After a U.S. intelligence-gathering aircraft was involved in a mid-air collision off the coast of China four years ago, the crew was unable to erase sensitive information from magnetic data storage systems before making an emergency landing in Chinese territory.
That event underscored the need for simple techniques to provide fail-safe destruction of sensitive data aboard such aircraft. Working with defense contractor L-3 Communications Corp., scientists at the Georgia Tech Research Institute (GTRI) have developed a series of prototype systems that use special high-strength permanent magnets to quickly erase a wide variety of storage media.
Developed so far for VHS tapes, floppy drives, data cassettes, and small computer hard drives, the techniques could also have commercial applications for banking, human resource and other industries that must also protect sensitive information.
"This is a very challenging problem," said Michael Knotts, a research scientist in the GTRI's Signature Technology Laboratory. "We had to verify that the data would be beyond all possible recovery even with unlimited budget and unlimited time. Commercial devices on the market for data erasure just couldn't fill the bill, because they were magnetically too weak, they were physically too large and heavy, or they didn't meet stringent air safety standards."
During the project, the researchers developed testing procedures that use a magnetic force microscope (MFM) a variation on the atomic-force microscope (AFM) more commonly used to provide detailed images of surfaces at the nanometer scale. The MFM mapped the very small magnetic perturbations created by data stored on the media, helping determine how well data patterns had been destroyed.
"If you erase the data by whatever means, you should see a surface devoid of any specific pattern or periodicity," Knotts explained. "Our goal was to see a random distribution of magnetization that would indicate a clean disk."
During the three-year project, Knotts and collaborators Don Creyts, Dave Maybury, Candy Ekangaki, and Tedd Toler explored a broad range of possible destruction techniques, including burning diskettes with heat-generating thermite materials, crushing drives in presses and chemically destroying the media.
The researchers had to select techniques and equipment that would:
- Be light enough for aircraft use and operate independently of aircraft electrical systems;
- Be mechanically simple to ensure reliable operation;
- Produce no harmful gases or flame;
- Provide mechanisms to prevent inadvertent erasure.
During their first year of work, the researchers learned that data could remain on diskettes that had been subjected to high heat, and had to abandon thermal destruction techniques because of the fire and harmful gases they generated. That left only magnetic techniques.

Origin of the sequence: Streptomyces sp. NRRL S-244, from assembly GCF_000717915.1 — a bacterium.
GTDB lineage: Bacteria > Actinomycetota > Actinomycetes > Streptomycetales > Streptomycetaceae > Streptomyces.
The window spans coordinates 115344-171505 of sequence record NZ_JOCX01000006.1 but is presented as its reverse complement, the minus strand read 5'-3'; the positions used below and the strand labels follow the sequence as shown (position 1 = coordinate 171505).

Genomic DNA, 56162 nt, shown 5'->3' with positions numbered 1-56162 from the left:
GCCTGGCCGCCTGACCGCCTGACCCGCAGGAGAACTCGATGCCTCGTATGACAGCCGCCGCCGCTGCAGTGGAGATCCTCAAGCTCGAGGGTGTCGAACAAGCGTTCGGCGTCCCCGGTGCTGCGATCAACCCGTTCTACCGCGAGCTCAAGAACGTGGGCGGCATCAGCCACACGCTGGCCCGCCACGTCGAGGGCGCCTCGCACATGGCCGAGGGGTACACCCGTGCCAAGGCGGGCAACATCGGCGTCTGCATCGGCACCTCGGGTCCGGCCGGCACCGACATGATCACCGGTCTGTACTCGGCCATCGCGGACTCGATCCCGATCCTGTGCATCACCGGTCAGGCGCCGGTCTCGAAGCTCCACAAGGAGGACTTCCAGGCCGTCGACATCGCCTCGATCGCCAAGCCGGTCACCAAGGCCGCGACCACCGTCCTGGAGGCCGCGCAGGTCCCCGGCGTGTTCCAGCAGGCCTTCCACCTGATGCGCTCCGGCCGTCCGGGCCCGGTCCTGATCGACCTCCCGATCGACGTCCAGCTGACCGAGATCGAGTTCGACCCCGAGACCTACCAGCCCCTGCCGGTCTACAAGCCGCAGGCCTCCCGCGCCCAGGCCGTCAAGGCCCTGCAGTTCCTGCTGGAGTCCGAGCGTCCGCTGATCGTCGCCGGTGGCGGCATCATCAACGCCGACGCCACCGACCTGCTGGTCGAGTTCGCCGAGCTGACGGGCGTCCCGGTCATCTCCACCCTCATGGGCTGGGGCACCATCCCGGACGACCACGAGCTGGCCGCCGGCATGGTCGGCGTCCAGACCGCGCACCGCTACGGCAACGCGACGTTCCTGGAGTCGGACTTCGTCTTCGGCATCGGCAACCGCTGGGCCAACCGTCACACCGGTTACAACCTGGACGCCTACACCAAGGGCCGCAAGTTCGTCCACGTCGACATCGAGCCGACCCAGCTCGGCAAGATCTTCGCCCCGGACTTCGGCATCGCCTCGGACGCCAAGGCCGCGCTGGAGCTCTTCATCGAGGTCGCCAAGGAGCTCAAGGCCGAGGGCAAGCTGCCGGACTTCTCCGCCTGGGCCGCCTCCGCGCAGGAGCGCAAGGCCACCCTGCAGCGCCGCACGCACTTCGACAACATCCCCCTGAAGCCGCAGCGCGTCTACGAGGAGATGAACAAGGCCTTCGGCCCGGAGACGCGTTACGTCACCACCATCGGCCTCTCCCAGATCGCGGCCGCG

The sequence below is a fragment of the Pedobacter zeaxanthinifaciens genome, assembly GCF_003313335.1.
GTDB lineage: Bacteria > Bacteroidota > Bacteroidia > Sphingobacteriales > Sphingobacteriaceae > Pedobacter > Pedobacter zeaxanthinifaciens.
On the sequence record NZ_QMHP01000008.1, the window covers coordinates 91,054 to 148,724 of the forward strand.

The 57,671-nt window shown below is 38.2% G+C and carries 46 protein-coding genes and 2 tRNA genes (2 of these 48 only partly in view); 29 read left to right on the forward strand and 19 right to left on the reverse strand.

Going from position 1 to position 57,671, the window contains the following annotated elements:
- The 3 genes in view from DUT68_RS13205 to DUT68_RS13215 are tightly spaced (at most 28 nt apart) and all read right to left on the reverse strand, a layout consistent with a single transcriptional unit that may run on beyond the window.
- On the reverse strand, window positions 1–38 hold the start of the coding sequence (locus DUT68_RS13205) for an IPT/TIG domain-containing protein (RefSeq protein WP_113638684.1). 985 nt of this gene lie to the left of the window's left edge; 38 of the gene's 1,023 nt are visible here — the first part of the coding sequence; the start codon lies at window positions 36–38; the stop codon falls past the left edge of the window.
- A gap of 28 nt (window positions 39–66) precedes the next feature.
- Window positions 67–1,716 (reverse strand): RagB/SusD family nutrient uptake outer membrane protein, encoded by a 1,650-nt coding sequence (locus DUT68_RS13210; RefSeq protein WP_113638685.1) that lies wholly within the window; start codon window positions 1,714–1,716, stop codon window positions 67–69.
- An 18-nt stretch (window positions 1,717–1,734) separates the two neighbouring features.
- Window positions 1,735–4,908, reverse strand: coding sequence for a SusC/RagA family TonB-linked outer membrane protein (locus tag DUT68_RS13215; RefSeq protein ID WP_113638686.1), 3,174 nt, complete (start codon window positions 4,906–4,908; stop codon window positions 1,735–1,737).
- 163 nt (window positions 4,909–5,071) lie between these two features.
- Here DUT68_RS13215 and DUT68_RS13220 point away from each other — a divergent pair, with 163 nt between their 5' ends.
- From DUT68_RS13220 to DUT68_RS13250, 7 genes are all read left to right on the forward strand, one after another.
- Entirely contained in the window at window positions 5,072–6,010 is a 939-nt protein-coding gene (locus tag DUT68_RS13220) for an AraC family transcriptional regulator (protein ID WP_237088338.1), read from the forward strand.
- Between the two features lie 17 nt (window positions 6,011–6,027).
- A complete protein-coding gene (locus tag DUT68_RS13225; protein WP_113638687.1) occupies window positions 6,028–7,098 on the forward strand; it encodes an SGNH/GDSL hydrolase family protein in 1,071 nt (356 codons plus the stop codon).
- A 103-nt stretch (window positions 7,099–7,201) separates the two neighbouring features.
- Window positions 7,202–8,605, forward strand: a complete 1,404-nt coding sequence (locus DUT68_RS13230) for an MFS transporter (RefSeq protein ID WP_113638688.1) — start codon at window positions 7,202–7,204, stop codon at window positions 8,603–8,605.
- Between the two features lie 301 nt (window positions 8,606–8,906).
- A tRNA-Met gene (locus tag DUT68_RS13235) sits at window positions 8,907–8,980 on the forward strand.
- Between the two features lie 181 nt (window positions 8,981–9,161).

In developing techniques for complete erasure, the researchers first had to learn how different data storage drives operate, then assess the magnetic field levels necessary for complete erasure. To do that, they obtained a number of commercially-available micro-drives, cut the media into sections, subjected them to varying magnetic fields, and then tested the sections with the MFM.
"We had to understand how the data is laid out on the disk so we could know where to look for the patterns, and we had to do a lot of measurements to determine exactly what kind of magnetic field is needed to destroy all data," said Knotts. "We had to do a lot of destructive testing to determine that, and our lab is littered with the carcasses of dead hard drives to prove it."
Producing a magnetic field sufficient to destroy data patterns required the use of neodymium iron-boron magnets custom-designed for the project and special pole pieces made of esoteric cobalt alloys. The magnets, which weigh as much as 125 pounds, had to produce fields sufficient to penetrate metallic housings that surround some drives.
"We developed models for magnetic circuits that we could run through optimization codes to design the best shape to get the field that we needed," Knotts said. "It takes quite a magnetic field to get through the steel enclosures on some of the drives. We are producing magnetic fields comparable to those used in magnetic resonance imaging equipment, so these are not your ordinary refrigerator magnets."
Mechanically, the researchers faced challenges in reliably moving data storage devices through the magnetic fields. In some cases, aircraft crews would simply insert removable media into a motorized mechanism that pushes them past the magnets, while for other media, crews would have to twist a knob and pull drives out of their enclosures and through a magnetic field. To prevent accidental erasure, each technique requires several deliberate steps.
With success in erasing removable media and small hard drives, the researchers are moving onto a final phase of the project, which will involve large computer hard drives partially encased in thick steel caddies.
Beyond Department of Defense applications, the magnetic erasure techniques could have applications to the commercial world, where banks, human resource agencies and other organizations must ensure complete destruction of data in computer equipment being discarded.
Knotts admits he'll be a bit sad to see the project end.
"This was certainly an unusual project," he said. "It's not often that we get paid to crush equipment in presses, blow things up and set off fires in microwave ovens."